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Adlai Is The Trendy Local Grain You’ll Want To Include In Your Diet Today

Ever heard of exotic grains like quinoa, bulgur, amaranth? They’ve become popular and trendy among health enthusiasts and food lovers alike. But the downside is they’re expensive and difficult to source. But did you know that we have our own local grain that could very well be the next great fad? 

Adlai (coix lacryma-jobi L.) is an indigenous crop found in tropical parts of southern and eastern Asia. From the same family as wheat, rice and corn, it grows abundantly in the Philippines. It was never given much attention until the Department of Agriculture initiated its research and development. As a result, adlai is now being fashioned as a major food staple alongside rice and corn. After all, adlai is accepted as an alternative staple by indigenous peoples such as the Subanen tribe in Zamboanga del Sur and in farming communities where rice and white corn are not traditionally produced.

Adlai has a neutral taste, making it a perfect carrier for other flavors. You can cook it just like rice for an instant and healthy meal. Consumption of adlai can provide the body with essential nutrients like iron, calcium, potassium and zinc.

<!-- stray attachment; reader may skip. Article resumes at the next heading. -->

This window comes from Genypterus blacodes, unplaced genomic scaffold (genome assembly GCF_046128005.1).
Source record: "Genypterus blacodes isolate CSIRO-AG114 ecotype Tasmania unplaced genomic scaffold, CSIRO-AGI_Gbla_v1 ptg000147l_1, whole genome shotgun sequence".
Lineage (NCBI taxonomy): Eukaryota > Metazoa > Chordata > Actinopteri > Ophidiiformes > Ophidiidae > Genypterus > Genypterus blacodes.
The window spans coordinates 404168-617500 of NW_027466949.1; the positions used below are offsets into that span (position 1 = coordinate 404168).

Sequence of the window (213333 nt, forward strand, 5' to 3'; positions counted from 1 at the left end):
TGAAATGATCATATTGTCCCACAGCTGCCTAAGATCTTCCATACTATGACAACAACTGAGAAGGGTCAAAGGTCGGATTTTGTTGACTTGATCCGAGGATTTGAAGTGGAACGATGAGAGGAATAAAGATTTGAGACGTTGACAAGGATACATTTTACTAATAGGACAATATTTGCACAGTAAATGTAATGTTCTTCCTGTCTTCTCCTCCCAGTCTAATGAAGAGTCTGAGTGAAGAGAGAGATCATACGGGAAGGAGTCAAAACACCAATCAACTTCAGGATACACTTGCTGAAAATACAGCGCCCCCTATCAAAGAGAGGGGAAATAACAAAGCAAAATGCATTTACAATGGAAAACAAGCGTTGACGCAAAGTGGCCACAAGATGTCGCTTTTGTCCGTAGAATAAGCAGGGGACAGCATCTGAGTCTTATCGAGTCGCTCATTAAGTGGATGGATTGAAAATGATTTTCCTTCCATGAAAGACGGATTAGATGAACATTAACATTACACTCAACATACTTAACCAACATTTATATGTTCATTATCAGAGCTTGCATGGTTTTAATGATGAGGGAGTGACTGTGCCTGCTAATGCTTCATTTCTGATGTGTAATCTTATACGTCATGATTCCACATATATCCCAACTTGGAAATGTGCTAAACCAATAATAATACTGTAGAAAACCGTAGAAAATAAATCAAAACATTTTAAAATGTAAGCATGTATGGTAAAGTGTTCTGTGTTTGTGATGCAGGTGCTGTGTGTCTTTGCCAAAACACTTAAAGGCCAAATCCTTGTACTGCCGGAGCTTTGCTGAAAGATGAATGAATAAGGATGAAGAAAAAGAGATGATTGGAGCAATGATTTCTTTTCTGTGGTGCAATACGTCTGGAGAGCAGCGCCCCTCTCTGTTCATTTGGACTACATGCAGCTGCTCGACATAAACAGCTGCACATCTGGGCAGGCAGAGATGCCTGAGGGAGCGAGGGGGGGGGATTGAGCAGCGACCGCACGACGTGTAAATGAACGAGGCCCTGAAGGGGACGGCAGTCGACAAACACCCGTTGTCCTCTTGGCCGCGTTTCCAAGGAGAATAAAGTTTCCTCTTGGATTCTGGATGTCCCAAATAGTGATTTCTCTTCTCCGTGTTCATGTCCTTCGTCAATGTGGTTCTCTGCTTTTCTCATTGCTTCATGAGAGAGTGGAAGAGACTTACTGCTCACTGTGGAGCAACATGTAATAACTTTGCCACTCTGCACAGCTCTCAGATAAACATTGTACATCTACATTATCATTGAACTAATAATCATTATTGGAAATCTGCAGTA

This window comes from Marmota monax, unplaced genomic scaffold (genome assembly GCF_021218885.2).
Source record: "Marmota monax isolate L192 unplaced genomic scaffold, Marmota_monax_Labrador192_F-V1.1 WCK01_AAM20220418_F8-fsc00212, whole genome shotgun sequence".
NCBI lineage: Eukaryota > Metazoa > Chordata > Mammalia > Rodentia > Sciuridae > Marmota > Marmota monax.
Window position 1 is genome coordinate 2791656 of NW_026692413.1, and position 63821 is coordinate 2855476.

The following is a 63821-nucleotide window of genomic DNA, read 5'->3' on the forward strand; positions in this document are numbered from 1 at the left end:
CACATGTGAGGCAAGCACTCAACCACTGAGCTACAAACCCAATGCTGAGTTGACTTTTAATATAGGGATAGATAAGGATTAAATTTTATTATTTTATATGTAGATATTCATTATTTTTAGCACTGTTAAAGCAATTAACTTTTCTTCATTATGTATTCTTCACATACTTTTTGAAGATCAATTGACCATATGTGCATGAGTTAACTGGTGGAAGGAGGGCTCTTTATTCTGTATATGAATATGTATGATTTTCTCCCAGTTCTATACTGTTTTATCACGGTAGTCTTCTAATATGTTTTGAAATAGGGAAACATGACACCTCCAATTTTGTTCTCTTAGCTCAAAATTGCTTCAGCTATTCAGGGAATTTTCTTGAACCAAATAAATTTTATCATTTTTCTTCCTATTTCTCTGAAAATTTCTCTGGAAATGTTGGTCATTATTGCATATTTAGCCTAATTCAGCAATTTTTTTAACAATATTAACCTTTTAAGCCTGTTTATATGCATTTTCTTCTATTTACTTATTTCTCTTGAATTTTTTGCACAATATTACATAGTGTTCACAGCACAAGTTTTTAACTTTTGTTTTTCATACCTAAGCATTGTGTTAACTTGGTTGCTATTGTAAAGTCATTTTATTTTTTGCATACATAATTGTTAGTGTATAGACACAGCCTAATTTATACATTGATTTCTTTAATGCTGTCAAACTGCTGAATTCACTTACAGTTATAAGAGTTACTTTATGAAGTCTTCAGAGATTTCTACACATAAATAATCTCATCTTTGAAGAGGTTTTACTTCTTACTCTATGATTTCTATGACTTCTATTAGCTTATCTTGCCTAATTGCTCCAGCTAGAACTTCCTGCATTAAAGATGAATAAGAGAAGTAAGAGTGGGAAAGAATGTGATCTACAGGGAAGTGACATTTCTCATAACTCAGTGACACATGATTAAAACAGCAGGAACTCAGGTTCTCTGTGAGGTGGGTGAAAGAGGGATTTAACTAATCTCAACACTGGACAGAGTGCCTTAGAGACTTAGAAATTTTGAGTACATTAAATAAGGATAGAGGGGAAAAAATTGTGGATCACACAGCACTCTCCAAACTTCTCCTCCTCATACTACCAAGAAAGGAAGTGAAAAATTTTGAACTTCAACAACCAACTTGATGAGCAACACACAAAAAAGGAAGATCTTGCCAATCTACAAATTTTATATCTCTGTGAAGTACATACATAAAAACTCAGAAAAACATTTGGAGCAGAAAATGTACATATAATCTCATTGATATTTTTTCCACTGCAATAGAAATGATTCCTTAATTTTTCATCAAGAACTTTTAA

Thanks to greater awareness and marketing efforts, adlai is slowly making its way into restaurant menus as chefs continue to look for sustainable and flavorful alternatives to liven up their dishes. So what was once pushed as an alternative to rice to help food sufficiency has now stepped up the ladder to become the latest darling of the food world. 


Endulsao Chuvacano 

By Tippi Tambunting

During Madrid Fusión Manila 2015, adlai made its grand appearance during a series of regional lunches sponsored by the Department of Agriculture. Several of the country’s top chefs used it in their dishes. This featured recipe by Chef Tippi Tambunting of M Dining and Donosti Pintxos Y Tapas was a big hit as it showcased adlai as a perfect complement to hearty meat dishes.

Serves 6 to 8

  • 1 kilo liempo (pork belly), cut into cubes
  • 1/2 cup soy sauce
  • 1 cup pineapple juice
  • 1 bottle beer
  • 1/2 cup sugar
  • 2 cloves garlic, minced
  • 1 onion, chopped
  • 1 bay leaf
  • 1 tablespoon ginger, chopped
  • peppercorns


  • 2 cups adlai
  • 2 cups water

1. Combine all the ingredients in a pot and simmer until pork is tender. Season to taste if needed.

2. Combine adlai and water and cook in the rice cooker. Serve with Endulsao Chuvacano. 


You can find adlai at ECHOStore (IG: @echostore), Real Food (IG: @realfoodph), Ritual (IG: @ritualph), Hinelaban Café (IG: @hinelebancafe), and other specialty gourmet and health food stores.


A longer version of this article first appeared in FOOD Magazine, Issue 3, 2015

Photography by Paul del Rosario

Styling by Tina Concepcion Diaz